A March 2017 presentation by NGS employee Kevin Choi does an excellent job of explaining the CORS status and why NGS is reprocessing the CORS to be consistent with the latest ITRF. It is dated because it was presented in March 2017 but the reasons for reprocessing and recommendations are still valid today.

Slides from NGS Presentation titled “CORS, OPUS, and Reprocessing status”

by Kevin Choi

(https://www.ngs.noaa.gov/CORS/Presentations/NSPS_MAPPS/CORS-OPUS-Repro2-version1.pdf)

Slide: National Geodetic Survey presentation by Kevin Choi

Slide: National Geodetic Survey presentation by Kevin Choi

Slide: National Geodetic Survey presentation by Kevin Choi

Slide: National Geodetic Survey presentation by Kevin Choi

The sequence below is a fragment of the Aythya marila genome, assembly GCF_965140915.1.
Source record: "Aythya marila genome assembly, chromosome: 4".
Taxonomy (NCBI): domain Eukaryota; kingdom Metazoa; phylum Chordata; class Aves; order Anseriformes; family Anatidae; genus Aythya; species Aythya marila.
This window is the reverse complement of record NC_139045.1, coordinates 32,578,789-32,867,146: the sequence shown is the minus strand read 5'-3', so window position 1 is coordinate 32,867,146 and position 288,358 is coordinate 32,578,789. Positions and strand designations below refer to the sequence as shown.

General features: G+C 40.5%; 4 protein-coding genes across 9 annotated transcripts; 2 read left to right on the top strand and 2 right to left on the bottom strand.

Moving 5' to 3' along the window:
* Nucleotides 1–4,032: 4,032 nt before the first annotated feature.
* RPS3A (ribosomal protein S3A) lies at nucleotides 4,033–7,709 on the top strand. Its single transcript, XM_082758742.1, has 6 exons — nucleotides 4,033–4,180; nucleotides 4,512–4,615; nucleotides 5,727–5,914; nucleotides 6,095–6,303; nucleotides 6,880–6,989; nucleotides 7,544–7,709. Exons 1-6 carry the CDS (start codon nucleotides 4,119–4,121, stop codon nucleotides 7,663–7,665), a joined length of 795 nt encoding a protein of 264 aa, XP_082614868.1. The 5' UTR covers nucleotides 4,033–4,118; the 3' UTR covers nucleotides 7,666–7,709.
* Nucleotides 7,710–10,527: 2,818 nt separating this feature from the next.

The text box titled “Slides from NGS Presentation, titled ‘CORS, OPUS, and Reprocessing status by Kevin Choi,'” contains four slides from Kevin Choi’s presentation that explains why NGS periodically performs a multi-year reprocessing of the National CORS. As stated in the slides: (1) some CORS coordinates are outside their allowable 2/4 cm (H/V) threshold, (2) some stations that had modeled velocities will now have computed velocities, (3) there are new CORS stations since the last reprocessing, and (4) there is an updated ITRF (ITRF2014 and a corresponding IGS14). What’s really important to the user of CORS is, how much have the coordinated changed and what does it mean to me. This column will focus on changes in ellipsoid heights. I downloaded the CORS coordinate information for both the updated ITRF2014 values (ftp://www.ngs.noaa.gov/cors/coord/beta_coord_14/nad83_2011_geo.comp.txt and ftp://www.ngs.noaa.gov/cors/coord/beta_coord_14/nad83_2011_geo.htdp.txt) and the current IGS08 values (ftp://www.ngs.noaa.gov/cors/coord/coord_08/nad83_2011_geo.comp.txt and ftp://www.ngs.noaa.gov/cors/coord/coord_08/nad83_2011_geo.htdp.txt) from NGS’ website. See box titled “Excerpt from ftp://www.ngs.noaa.gov/cors/coord/beta_coord_14/nad83_2011_geo.comp.txt” for a sample of the contents of the file of the stations with computed velocities and the box titled “Excerpt from ftp://www.ngs.noaa.gov/cors/coord/beta_coord_14/nad83_2011_geo.htdp.txt” for a sample of the contents of the file of the stations with modeled velocities. As previously stated, the ITRF2014 coordinates are “Beta” and can change before being officially published. I generated several plots that depict the difference between the two sets of ellipsoid heights referenced to NAD83 (2011).